Michael Pollan examines the rise of the concept of “nutritionism” and how it’s shaped our habits, attitudes, and relationship with food. He implies that this modern concept of eating stresses a reductionist perspective; that nutrition is not about a whole food, but it’s individual parts. Some of those parts are unhealthy, yes, but Americans do not need to shop only for “low-fat” foods or alternatives like margarine. What is unnerving to me about the nutritional discourse is that we have become, as consumers of the “Western diet,” generally disconnected with the food we eat. Although eating is a biological imperative, shopping, preparation, and the eventual consumption of meals has evolved into a sort of shorthand. Pollan asks in his introduction, “what is driving such relentless change in the American diet? One force is a thirty-two-billion-dollar food-marketing machine that thrives on change for its own sake.” (xvii) Though our capitalist society has made many contributions to health, Pollan also suggests that it’s invented even more problems. And the solution, according to him, “is to create a broader, more ecological—and more cultural—view of food.” (66) This relates to the way our society is structured; American life is not conditioned to support a culture with a healthy relationship to food and eating.
In order to return to the pleasure of eating, we must shift our everyday practices. When I was little, my mother used to tell me, “eat when you’re hungry, stop when you’re full.” As useful as that saying was, I think something better might be, “always eat and make food that nourishes your body and that brings you closer to yourself and your community.” Food revolutions are partly about re-connection. Being healthy is more than just about what we put into our bodies, it’s about the cultural formation that happens around meals, the associations we make with food, and how that resonates throughout the rest of our lives. Pollan puts it beautifully that “more than many other cultural practices, eating is deeply rooted in nature- in human biology on one side and in the natural world on the other.” (118) This exploration is complex, but taking the time to condition ourselves toward deepening those relationships and altering our behaviors will likely produce more balanced, happier life outcomes.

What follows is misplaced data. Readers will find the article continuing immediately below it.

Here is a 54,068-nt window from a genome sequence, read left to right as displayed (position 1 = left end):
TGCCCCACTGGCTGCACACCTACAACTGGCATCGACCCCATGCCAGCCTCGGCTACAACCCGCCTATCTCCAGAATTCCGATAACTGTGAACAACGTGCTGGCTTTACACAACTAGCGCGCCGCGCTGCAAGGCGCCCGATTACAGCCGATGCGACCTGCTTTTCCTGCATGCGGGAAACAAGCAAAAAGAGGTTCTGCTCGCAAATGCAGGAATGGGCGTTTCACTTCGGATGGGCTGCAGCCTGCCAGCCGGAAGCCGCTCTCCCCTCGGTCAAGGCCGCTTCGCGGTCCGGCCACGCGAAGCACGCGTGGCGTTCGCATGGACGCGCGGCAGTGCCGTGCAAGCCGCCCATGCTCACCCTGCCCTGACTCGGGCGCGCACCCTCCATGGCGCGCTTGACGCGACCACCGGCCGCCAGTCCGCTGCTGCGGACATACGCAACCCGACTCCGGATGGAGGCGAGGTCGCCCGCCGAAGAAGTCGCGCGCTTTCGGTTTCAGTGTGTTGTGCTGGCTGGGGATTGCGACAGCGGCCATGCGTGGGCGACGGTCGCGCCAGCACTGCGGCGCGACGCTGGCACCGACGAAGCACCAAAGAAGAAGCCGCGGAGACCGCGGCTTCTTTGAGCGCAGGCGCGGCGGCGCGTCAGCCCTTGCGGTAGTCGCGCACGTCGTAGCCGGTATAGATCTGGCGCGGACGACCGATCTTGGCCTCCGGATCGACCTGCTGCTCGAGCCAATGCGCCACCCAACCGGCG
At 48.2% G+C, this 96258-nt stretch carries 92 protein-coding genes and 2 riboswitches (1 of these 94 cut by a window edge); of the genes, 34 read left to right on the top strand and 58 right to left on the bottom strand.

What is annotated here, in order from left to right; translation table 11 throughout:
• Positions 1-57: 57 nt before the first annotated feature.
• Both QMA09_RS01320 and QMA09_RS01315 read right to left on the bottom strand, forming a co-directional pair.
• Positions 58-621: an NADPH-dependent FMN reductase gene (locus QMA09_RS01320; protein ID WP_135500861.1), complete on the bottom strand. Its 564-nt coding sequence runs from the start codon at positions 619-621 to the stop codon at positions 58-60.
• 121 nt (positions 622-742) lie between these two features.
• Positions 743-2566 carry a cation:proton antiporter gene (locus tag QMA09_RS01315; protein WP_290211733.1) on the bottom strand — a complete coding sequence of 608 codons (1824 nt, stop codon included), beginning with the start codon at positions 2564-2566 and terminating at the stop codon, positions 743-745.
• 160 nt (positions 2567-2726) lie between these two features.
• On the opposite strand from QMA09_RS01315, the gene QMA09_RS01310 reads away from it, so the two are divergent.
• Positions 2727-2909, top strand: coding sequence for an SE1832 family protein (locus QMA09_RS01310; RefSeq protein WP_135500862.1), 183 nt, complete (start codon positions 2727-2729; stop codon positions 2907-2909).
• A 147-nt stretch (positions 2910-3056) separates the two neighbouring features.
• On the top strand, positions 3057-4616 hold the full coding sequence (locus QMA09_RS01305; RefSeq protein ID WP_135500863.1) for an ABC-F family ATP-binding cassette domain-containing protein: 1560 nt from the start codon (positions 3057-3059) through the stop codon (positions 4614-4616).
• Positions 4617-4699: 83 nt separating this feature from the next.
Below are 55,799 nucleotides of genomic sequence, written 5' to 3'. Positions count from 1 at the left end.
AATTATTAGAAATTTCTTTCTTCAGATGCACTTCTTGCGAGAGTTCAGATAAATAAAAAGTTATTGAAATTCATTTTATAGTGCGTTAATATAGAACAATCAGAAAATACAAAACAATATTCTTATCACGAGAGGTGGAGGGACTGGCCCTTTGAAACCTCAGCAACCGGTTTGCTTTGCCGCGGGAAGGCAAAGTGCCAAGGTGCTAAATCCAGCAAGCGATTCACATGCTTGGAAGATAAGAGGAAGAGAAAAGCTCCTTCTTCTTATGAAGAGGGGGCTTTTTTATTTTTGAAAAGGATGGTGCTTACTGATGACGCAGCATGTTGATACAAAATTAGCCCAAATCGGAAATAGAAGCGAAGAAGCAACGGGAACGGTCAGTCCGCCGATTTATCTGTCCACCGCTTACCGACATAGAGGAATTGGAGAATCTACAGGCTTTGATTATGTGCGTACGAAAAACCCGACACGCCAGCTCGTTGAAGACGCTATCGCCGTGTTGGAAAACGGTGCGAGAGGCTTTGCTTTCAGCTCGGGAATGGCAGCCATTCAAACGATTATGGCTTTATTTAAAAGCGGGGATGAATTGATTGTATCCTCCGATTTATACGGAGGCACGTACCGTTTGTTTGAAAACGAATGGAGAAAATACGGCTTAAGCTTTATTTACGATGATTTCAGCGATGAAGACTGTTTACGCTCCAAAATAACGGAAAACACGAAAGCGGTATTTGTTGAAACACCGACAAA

I enjoyed reading your post regarding Michael Pollan’s examination of nutritionism and culture. You included a quote that talks about the food marketing industry that “thrives on change for its own sake” which really exposes a large piece of the problem with the social disconnection to food. It is true that the food industry creates new “foods” every year. These “foods” are possible through the reductionist nutritionism that envelopes the processed food industry, as real food is replaced with an edible product. Because of the rapid changes that occur to grocery store shelves as new “food” products are brought in, there is less and less of a social connection to food in general. Snack foods chip away at the importance of meals, or just add more in-between meals to daily intake. Also, having respectful regard for food, including acknowledgement that an animal gave its life, or that farmers or agricultural workers toiled, or even the suffering that brought chocolate to the shopping cart is completely removed from modern food consideration.
I agree with you that we need to change our relationship with food and reconnect with a deeper food culture.